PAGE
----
They are called Metallica because that is what they decides to call themselves. They are not metal because they don't play metal (at least, not for some time). They are "pop rock" what I call.

Quote:Then the subsets are meaningless and serve the purpose of protecting a group from being judged by objective standards.
They are not meaningless. I get it, you don't like rock or metal.

Quote:In other words, the genre can't maintain it's integrity because it consistently throws out musical elements and exaggerates what remains.  It's the exact opposite of the growth of traditions in music. 
You seem to reject metal for having elements all styles have.

Quote:And what's the purpose of the monotony?
For Darkthrone, not so good an intention. That particular form of metal is not good.

Quote:It has to by definition be like that, because if it is something different it gets a new name. That way, no group can actually be compared and judged objectively to be superior to another.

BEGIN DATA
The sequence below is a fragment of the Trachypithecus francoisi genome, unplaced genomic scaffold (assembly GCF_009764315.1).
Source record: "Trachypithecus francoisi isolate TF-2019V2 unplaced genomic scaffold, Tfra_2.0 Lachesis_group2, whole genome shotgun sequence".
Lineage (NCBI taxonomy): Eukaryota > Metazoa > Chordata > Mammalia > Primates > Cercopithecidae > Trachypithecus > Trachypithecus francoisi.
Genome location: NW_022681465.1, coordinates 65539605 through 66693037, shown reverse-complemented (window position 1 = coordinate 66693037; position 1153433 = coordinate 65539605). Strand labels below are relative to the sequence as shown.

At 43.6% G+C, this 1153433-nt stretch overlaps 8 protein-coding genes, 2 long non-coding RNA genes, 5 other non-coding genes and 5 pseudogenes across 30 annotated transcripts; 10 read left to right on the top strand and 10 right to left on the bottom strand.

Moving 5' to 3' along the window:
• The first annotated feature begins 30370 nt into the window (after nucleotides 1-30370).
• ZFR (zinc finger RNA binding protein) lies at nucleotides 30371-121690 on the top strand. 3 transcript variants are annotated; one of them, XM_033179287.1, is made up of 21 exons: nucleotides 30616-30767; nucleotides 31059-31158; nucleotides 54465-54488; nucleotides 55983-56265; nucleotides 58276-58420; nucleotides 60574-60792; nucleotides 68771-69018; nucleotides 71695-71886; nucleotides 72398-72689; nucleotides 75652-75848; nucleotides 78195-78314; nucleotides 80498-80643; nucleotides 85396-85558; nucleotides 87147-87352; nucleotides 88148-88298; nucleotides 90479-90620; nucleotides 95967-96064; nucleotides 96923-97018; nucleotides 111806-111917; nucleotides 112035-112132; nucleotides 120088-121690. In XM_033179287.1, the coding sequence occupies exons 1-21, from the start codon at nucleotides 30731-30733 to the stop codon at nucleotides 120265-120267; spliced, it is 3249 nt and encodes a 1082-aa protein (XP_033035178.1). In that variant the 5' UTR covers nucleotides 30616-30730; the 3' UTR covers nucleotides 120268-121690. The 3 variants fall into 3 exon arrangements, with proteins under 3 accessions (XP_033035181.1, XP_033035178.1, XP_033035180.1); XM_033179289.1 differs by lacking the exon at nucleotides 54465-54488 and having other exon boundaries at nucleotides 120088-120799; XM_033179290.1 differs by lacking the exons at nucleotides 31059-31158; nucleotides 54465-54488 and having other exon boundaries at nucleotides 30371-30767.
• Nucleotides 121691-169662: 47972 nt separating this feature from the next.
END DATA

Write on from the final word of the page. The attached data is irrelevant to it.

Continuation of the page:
You are the first person to objectively try to compare. The reason why the groups exist is to be descriptive. I can say I like music, but that doesn't really satisfy the question.

I can say I like Indian Classical music, Classical music, metal and country, but that is also pretty vague.

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ONeill Wrote:I've been there and done it deeper. I was once mired in forms of metal which I will not post on this forum, but I recognized it as a problem after a time and stopped listening to any music for a few months.

I believe you.

I played in a thrash metal band once when I was younger. There was a time when I even listened to more extreme genres like black, death and doom metal during my fallen years. Looking back I can see how poisonous it was for my soul even though I didn't believe in Satan or in God for that matter. That music made a huge contribution to prolong my religious indifferentism and my distance from Christ and His Church for all those years.